Metacognition in Reading Workshop

Assessment in Reading Workshop is always difficult, especially in an education culture that begs for grades at every turn.  I always struggle with how to assess my readers without cramming quizzes and tests down their throat at every turn.  I do test their basic comprehension when we read class novels- a necessary habit/evil that they must practice in order to be able to do it in middle and high school.  Plus, I love our class novels!  And they should be easy grades for every student, as long as they pay attention to our class discussions.

Assessing independent novel reading is a struggle for me.  I firmly believe in the Atwell school of thought which states that independent reading is pleasure reading.  Therefore, testing or grading that reading is counter-productive because it only makes reading a chore.  But of course, we need to give grades.  I think I finally have an assessment I am happy with this year.  It isn’t the be-all-end-all of my grading, but it does provide me with more data about my students as readers while also giving me a quick 5 points/week in our semester grade.

After reading Day-to-Day Assessment in the Reading Workshop: Making Informed Instructional Decisions in Grades 3-6 by Franki Sibberson and Karen Szymusiak I decided to implement a weekly in-class reading log.  I used a basic reading log last year which just asked the students to fill in the title, author, number of pages read, and the date. It served its purpose but I wasn’t getting anything from it.  This year I implemented Franki and Karen’s weekly reading long instead.  This log asks for the title, author, genre, and pages read.  But it also asks for a comment on that day’s reading.  So we read for 20-30 minutes and when we stop the kids fill in their comment.  Sometimes I shape their comment by asking them to use our daily mini-lesson.  For example, we were working on thick vs. thin questions this week so I asked them to write a thick or thin question after their reading.  At the end of the week they also fill out one thing they learned about themselves as readers that week and a goal for the next week.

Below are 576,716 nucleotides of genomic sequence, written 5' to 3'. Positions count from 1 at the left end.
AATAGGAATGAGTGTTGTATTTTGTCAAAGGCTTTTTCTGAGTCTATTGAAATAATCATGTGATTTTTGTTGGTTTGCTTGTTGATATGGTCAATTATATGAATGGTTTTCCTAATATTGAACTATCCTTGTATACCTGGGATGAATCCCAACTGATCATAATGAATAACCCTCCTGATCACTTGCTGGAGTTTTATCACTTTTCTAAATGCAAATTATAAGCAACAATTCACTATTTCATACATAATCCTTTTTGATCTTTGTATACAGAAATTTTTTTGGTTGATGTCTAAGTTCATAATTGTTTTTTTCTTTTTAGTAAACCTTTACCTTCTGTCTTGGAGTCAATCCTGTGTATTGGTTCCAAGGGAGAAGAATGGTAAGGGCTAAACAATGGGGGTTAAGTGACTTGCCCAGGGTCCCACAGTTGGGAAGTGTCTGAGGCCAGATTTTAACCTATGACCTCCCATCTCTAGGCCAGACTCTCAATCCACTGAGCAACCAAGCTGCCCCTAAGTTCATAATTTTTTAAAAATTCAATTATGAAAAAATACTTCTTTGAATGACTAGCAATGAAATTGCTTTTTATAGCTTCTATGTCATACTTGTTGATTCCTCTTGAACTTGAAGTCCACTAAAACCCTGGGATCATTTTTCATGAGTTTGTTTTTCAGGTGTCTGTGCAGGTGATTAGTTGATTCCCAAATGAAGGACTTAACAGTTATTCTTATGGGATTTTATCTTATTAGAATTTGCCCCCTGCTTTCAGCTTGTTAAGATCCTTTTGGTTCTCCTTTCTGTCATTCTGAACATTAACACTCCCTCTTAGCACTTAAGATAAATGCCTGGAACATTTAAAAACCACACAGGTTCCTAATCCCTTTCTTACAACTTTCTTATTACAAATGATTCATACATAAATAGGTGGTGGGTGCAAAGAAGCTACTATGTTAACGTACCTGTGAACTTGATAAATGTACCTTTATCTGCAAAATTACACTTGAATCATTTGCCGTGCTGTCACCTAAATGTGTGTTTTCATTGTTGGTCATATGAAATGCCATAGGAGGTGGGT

I have now collected the weekly logs twice and I am thrilled with them!  They give me a great picture of my kids and their reading.  The comments have been getting better with each day and I love seeing how they think about their thinking at the end of each week.  Thank you Franki and Karen for the awesome idea!  

(For grading, I use a point system and divide the number of points earned by the total points for the marking period for each student.  The weekly reading logs are worth 5 points and the only reason a student doesn’t get full credit is if they don’t fill out the log or hand it in incomplete.)


Get every new post delivered to your Inbox.

Join 8,030 other followers